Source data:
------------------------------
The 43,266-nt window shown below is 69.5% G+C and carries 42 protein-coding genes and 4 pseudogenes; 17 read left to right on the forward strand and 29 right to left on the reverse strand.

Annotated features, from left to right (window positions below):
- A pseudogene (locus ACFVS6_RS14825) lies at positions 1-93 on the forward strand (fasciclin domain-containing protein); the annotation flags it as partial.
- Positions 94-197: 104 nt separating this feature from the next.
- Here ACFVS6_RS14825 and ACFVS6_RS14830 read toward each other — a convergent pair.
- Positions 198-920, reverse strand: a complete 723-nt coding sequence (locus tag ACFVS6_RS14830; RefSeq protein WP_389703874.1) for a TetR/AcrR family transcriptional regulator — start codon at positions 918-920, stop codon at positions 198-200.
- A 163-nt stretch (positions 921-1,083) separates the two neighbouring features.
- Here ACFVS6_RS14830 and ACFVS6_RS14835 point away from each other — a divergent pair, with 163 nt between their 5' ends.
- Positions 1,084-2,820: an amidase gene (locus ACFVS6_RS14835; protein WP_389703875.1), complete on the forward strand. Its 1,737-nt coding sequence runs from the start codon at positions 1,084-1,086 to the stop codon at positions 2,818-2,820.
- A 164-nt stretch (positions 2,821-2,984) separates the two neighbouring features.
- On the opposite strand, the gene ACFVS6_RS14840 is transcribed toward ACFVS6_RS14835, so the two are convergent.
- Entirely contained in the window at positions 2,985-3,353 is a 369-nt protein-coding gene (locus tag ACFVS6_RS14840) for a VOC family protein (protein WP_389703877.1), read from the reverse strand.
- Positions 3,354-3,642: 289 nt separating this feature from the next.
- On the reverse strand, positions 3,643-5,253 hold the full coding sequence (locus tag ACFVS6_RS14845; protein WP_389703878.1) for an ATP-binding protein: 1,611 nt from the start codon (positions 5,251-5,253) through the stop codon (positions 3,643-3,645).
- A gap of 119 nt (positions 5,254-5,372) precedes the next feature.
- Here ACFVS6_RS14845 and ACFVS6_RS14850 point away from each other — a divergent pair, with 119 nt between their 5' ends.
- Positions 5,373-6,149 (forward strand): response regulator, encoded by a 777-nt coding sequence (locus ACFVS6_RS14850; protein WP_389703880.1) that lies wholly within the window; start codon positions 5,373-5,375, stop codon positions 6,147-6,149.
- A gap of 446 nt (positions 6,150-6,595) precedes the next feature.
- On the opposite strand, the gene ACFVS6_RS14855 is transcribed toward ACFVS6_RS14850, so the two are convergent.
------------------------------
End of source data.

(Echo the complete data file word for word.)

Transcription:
The 43,266-nt window shown below is 69.5% G+C and carries 42 protein-coding genes and 4 pseudogenes; 17 read left to right on the forward strand and 29 right to left on the reverse strand.

Annotated features, from left to right (window positions below):
- A pseudogene (locus ACFVS6_RS14825) lies at positions 1-93 on the forward strand (fasciclin domain-containing protein); the annotation flags it as partial.
- Positions 94-197: 104 nt separating this feature from the next.
- Here ACFVS6_RS14825 and ACFVS6_RS14830 read toward each other — a convergent pair.
- Positions 198-920, reverse strand: a complete 723-nt coding sequence (locus tag ACFVS6_RS14830; RefSeq protein WP_389703874.1) for a TetR/AcrR family transcriptional regulator — start codon at positions 918-920, stop codon at positions 198-200.
- A 163-nt stretch (positions 921-1,083) separates the two neighbouring features.
- Here ACFVS6_RS14830 and ACFVS6_RS14835 point away from each other — a divergent pair, with 163 nt between their 5' ends.
- Positions 1,084-2,820: an amidase gene (locus ACFVS6_RS14835; protein WP_389703875.1), complete on the forward strand. Its 1,737-nt coding sequence runs from the start codon at positions 1,084-1,086 to the stop codon at positions 2,818-2,820.
- A 164-nt stretch (positions 2,821-2,984) separates the two neighbouring features.
- On the opposite strand, the gene ACFVS6_RS14840 is transcribed toward ACFVS6_RS14835, so the two are convergent.
- Entirely contained in the window at positions 2,985-3,353 is a 369-nt protein-coding gene (locus tag ACFVS6_RS14840) for a VOC family protein (protein WP_389703877.1), read from the reverse strand.
- Positions 3,354-3,642: 289 nt separating this feature from the next.
- On the reverse strand, positions 3,643-5,253 hold the full coding sequence (locus tag ACFVS6_RS14845; protein WP_389703878.1) for an ATP-binding protein: 1,611 nt from the start codon (positions 5,251-5,253) through the stop codon (positions 3,643-3,645).
- A gap of 119 nt (positions 5,254-5,372) precedes the next feature.
- Here ACFVS6_RS14845 and ACFVS6_RS14850 point away from each other — a divergent pair, with 119 nt between their 5' ends.
- Positions 5,373-6,149 (forward strand): response regulator, encoded by a 777-nt coding sequence (locus ACFVS6_RS14850; protein WP_389703880.1) that lies wholly within the window; start codon positions 5,373-5,375, stop codon positions 6,147-6,149.
- A gap of 446 nt (positions 6,150-6,595) precedes the next feature.
- On the opposite strand, the gene ACFVS6_RS14855 is transcribed toward ACFVS6_RS14850, so the two are convergent.